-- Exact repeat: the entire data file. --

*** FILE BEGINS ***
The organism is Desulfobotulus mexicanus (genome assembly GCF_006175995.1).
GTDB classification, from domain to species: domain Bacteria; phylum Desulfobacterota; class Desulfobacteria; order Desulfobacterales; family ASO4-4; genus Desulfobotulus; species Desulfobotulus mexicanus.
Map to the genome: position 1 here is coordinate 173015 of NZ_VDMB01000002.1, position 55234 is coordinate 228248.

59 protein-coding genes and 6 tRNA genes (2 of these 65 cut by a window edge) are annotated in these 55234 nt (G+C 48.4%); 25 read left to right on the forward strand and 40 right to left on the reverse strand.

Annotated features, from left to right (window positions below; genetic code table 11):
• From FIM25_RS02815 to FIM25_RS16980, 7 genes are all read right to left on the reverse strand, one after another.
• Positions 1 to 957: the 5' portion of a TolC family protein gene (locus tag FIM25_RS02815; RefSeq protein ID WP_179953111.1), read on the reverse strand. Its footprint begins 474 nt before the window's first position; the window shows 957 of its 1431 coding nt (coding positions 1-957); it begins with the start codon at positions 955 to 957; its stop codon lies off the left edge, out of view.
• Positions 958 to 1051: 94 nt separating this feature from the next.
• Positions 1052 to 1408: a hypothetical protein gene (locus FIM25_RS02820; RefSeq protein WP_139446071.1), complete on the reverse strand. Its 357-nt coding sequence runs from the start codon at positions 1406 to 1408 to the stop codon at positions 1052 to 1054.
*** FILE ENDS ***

The organism is Desulfobotulus mexicanus (genome assembly GCF_006175995.1).
GTDB classification, from domain to species: domain Bacteria; phylum Desulfobacterota; class Desulfobacteria; order Desulfobacterales; family ASO4-4; genus Desulfobotulus; species Desulfobotulus mexicanus.
Map to the genome: position 1 here is coordinate 173015 of NZ_VDMB01000002.1, position 55234 is coordinate 228248.

59 protein-coding genes and 6 tRNA genes (2 of these 65 cut by a window edge) are annotated in these 55234 nt (G+C 48.4%); 25 read left to right on the forward strand and 40 right to left on the reverse strand.

Annotated features, from left to right (window positions below; genetic code table 11):
• From FIM25_RS02815 to FIM25_RS16980, 7 genes are all read right to left on the reverse strand, one after another.
• Positions 1 to 957: the 5' portion of a TolC family protein gene (locus tag FIM25_RS02815; RefSeq protein ID WP_179953111.1), read on the reverse strand. Its footprint begins 474 nt before the window's first position; the window shows 957 of its 1431 coding nt (coding positions 1-957); it begins with the start codon at positions 955 to 957; its stop codon lies off the left edge, out of view.
• Positions 958 to 1051: 94 nt separating this feature from the next.
• Positions 1052 to 1408: a hypothetical protein gene (locus FIM25_RS02820; RefSeq protein WP_139446071.1), complete on the reverse strand. Its 357-nt coding sequence runs from the start codon at positions 1406 to 1408 to the stop codon at positions 1052 to 1054.